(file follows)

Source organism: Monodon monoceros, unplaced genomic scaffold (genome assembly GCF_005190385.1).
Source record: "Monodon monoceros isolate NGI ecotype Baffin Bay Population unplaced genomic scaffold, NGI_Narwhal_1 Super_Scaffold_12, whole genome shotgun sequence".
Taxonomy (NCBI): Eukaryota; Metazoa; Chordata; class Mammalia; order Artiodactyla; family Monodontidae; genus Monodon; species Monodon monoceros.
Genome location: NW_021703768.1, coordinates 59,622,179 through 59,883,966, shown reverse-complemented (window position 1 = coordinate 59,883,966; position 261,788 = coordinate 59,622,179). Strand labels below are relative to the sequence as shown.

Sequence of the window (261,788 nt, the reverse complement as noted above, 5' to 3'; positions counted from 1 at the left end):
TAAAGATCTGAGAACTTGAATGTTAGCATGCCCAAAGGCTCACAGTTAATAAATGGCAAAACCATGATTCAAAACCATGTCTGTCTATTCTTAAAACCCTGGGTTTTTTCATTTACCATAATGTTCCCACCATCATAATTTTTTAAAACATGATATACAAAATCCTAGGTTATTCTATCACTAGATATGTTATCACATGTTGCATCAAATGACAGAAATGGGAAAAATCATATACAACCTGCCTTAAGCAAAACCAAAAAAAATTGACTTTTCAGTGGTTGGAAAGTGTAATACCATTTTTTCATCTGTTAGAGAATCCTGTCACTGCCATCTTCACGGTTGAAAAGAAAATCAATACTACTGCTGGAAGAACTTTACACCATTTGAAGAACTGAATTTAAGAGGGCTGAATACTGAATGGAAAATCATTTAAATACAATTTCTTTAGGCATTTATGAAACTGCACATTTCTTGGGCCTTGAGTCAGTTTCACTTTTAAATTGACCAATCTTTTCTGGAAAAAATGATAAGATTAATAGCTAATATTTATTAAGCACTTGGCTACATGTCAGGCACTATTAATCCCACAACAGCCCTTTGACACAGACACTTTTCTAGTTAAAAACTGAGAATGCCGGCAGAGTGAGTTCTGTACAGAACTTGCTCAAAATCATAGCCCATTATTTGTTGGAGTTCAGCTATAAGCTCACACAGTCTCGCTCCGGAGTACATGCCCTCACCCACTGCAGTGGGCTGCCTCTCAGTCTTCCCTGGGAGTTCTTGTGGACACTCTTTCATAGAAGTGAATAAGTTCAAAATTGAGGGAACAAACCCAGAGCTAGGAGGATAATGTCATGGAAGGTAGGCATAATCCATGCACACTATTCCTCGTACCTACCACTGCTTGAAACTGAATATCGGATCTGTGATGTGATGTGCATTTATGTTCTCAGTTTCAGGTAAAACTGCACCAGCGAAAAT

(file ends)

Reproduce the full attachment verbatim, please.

Source organism: Monodon monoceros, unplaced genomic scaffold (genome assembly GCF_005190385.1).
Source record: "Monodon monoceros isolate NGI ecotype Baffin Bay Population unplaced genomic scaffold, NGI_Narwhal_1 Super_Scaffold_12, whole genome shotgun sequence".
Taxonomy (NCBI): Eukaryota; Metazoa; Chordata; class Mammalia; order Artiodactyla; family Monodontidae; genus Monodon; species Monodon monoceros.
Genome location: NW_021703768.1, coordinates 59,622,179 through 59,883,966, shown reverse-complemented (window position 1 = coordinate 59,883,966; position 261,788 = coordinate 59,622,179). Strand labels below are relative to the sequence as shown.

Sequence of the window (261,788 nt, the reverse complement as noted above, 5' to 3'; positions counted from 1 at the left end):
TAAAGATCTGAGAACTTGAATGTTAGCATGCCCAAAGGCTCACAGTTAATAAATGGCAAAACCATGATTCAAAACCATGTCTGTCTATTCTTAAAACCCTGGGTTTTTTCATTTACCATAATGTTCCCACCATCATAATTTTTTAAAACATGATATACAAAATCCTAGGTTATTCTATCACTAGATATGTTATCACATGTTGCATCAAATGACAGAAATGGGAAAAATCATATACAACCTGCCTTAAGCAAAACCAAAAAAAATTGACTTTTCAGTGGTTGGAAAGTGTAATACCATTTTTTCATCTGTTAGAGAATCCTGTCACTGCCATCTTCACGGTTGAAAAGAAAATCAATACTACTGCTGGAAGAACTTTACACCATTTGAAGAACTGAATTTAAGAGGGCTGAATACTGAATGGAAAATCATTTAAATACAATTTCTTTAGGCATTTATGAAACTGCACATTTCTTGGGCCTTGAGTCAGTTTCACTTTTAAATTGACCAATCTTTTCTGGAAAAAATGATAAGATTAATAGCTAATATTTATTAAGCACTTGGCTACATGTCAGGCACTATTAATCCCACAACAGCCCTTTGACACAGACACTTTTCTAGTTAAAAACTGAGAATGCCGGCAGAGTGAGTTCTGTACAGAACTTGCTCAAAATCATAGCCCATTATTTGTTGGAGTTCAGCTATAAGCTCACACAGTCTCGCTCCGGAGTACATGCCCTCACCCACTGCAGTGGGCTGCCTCTCAGTCTTCCCTGGGAGTTCTTGTGGACACTCTTTCATAGAAGTGAATAAGTTCAAAATTGAGGGAACAAACCCAGAGCTAGGAGGATAATGTCATGGAAGGTAGGCATAATCCATGCACACTATTCCTCGTACCTACCACTGCTTGAAACTGAATATCGGATCTGTGATGTGATGTGCATTTATGTTCTCAGTTTCAGGTAAAACTGCACCAGCGAAAAT